Discrimination against Christians, Hindus, Sikhs, and Ahmadis in admission to higher education institutions persisted. Minority leaders reported their communities faced restrictions in securing admissions into colleges and universities. Sikh leaders said that in some instances, Sikh students were required to obtain a certificate of permission from the Evacuee Trust Property Board, which they said was a lengthy process that discouraged Sikhs from pursuing higher education.
Most religious minority groups complained of discrimination in government hiring. While there was a 5 percent quota for hiring religious minorities at the federal and provincial levels, employers did not consistently enforce this requirement.
Promotions for all minority groups appeared limited within the civil service. Many minorities contended a “glass ceiling” prevented their promotion to senior positions. Although there were no official obstacles to advancement of minority religious group members in the military service, in practice non-Muslims rarely rose above the rank of colonel and were often not assigned to politically sensitive positions.
According to reports from the Jinnah Institute and other organizations, public school curricula included derogatory statements in textbooks about minority religious groups, particularly Ahmadis, Hindus, Jews, and Christians and the teaching of religious intolerance was widespread. According to a 2013 report by the human rights NGO National Commission for Justice and Peace, hate material in school curricula was the main reason for discrimination towards minority groups. Examining textbooks for the 2012-13 academic years in Punjab and Sindh for grades 1 to10, the report found the curricula included discriminatory and inflammatory material against Hindus, Christians, and other religious minorities.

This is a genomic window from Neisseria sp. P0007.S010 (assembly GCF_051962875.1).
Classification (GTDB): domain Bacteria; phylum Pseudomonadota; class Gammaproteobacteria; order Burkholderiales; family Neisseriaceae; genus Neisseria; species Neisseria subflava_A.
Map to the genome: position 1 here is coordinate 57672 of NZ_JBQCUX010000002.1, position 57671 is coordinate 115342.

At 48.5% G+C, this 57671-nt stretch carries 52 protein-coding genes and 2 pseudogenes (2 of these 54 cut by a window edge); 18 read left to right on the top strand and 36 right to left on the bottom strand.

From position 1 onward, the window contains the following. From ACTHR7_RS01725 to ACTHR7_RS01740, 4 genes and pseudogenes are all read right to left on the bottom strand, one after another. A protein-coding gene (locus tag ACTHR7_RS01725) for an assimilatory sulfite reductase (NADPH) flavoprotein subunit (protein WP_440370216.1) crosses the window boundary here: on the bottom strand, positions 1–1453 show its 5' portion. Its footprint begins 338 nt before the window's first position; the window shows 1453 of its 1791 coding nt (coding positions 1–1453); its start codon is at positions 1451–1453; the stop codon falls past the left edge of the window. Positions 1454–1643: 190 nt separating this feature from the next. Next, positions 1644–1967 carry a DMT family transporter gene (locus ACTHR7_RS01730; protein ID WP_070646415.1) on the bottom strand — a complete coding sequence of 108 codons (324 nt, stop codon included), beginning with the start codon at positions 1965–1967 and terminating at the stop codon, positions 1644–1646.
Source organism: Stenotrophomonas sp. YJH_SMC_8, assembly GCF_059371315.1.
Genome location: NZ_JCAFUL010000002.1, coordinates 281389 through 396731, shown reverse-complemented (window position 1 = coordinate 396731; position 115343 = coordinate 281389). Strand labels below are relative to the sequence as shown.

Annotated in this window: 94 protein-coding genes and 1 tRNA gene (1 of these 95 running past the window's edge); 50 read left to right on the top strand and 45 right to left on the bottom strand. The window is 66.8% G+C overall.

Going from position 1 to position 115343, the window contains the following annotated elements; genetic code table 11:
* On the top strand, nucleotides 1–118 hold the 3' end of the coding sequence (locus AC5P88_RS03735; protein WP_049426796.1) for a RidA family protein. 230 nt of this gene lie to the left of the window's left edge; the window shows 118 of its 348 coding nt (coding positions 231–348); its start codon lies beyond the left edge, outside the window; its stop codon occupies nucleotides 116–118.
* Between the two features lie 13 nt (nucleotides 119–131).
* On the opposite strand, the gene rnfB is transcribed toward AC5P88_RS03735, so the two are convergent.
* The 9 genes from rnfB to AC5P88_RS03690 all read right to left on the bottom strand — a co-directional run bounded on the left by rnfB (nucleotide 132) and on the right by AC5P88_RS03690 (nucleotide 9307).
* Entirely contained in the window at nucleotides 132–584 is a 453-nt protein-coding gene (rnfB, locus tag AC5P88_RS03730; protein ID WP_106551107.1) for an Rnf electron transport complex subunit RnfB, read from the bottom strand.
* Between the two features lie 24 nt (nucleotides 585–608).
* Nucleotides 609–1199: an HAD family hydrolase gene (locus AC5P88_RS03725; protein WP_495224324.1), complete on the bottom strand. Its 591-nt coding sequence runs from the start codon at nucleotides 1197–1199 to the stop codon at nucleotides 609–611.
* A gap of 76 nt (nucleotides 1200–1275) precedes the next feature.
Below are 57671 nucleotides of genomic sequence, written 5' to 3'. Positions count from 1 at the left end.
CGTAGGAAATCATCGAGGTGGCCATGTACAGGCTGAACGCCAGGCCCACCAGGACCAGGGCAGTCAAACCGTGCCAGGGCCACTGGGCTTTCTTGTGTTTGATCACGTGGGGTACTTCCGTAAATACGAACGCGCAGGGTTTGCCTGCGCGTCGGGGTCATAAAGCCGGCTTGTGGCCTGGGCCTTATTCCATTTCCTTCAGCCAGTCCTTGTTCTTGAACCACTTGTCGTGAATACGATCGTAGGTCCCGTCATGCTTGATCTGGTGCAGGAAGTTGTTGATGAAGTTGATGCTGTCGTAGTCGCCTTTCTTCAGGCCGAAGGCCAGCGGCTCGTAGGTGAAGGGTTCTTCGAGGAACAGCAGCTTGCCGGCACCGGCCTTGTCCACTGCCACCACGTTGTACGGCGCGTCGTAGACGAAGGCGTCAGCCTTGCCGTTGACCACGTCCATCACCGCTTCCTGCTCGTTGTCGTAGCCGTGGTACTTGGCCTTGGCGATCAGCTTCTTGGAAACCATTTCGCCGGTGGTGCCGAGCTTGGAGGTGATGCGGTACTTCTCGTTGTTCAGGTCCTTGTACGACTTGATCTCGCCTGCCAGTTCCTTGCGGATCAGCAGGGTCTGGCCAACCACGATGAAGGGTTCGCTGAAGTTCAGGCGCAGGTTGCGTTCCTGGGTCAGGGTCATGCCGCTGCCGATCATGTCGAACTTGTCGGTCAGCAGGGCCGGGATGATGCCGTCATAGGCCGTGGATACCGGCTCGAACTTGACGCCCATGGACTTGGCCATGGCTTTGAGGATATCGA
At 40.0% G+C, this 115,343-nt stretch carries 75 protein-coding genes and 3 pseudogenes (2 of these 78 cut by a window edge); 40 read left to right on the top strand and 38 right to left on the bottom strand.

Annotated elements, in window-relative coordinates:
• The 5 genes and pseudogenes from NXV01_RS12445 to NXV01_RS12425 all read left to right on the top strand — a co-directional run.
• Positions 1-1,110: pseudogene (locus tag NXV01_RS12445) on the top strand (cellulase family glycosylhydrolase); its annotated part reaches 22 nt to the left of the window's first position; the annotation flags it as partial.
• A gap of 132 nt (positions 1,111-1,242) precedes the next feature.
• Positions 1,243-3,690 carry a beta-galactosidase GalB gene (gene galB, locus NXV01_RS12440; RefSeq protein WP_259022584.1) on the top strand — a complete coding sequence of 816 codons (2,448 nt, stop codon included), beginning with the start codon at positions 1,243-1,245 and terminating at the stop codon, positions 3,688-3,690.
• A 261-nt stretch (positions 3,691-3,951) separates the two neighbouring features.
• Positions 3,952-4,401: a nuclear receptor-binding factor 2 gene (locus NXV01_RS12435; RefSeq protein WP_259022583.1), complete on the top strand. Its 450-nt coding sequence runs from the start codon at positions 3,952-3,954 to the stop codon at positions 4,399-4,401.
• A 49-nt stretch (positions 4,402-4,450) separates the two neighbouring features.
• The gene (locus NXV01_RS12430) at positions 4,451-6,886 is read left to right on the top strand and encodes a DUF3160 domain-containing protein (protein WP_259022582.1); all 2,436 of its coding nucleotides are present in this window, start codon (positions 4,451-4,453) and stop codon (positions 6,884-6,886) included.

All waqafs continued to mandate the elimination of teachings promoting religious or sectarian intolerance and of terrorist or extremist recruitment at madrassahs. Inspectors from the education boards mandated affiliated madrassahs with full-time students to supplement religious studies with secular subjects.
Generally, sacred books for religious minorities, except Ahmadis, were imported freely.
The government funded and facilitated Hajj travel for Muslims, but had no similar program for pilgrimages by religious minorities. Due to the passport requirements to list religious affiliation and denounce the Ahmadiyya prophet, Ahmadis were unable to participate in the Hajj.
The government does not recognize Israel, and citizens, regardless of religious affiliation, were not officially permitted to travel to Israel. This especially affected Bahais, since the Bahai World Center – the spiritual and administrative center of the community – is located in Israel.
The Supreme Court announced a detailed judgment regarding minorities’ rights on June 20, following its February 23 action on the case of Hindus in Tando Adam, Sindh, who were allegedly denied access to a temple. The court directed the federal government to establish a task force to ensure the safety and protection of minorities in the country, develop a strategy for promoting religious tolerance, and evaluate school curricula to promote a culture of religious and social tolerance. The court also directed the federal government to take steps to discourage hate speech in social media and bring accused violators to justice under the law. The order also called on the government to create a national council for minorities’ rights. On July 14, the government announced it would create a National Commission for Minorities with Christian, Hindu, Muslim, and Sikh representatives. According to news outlets, the government followed through, and commission members held their first meeting November 13.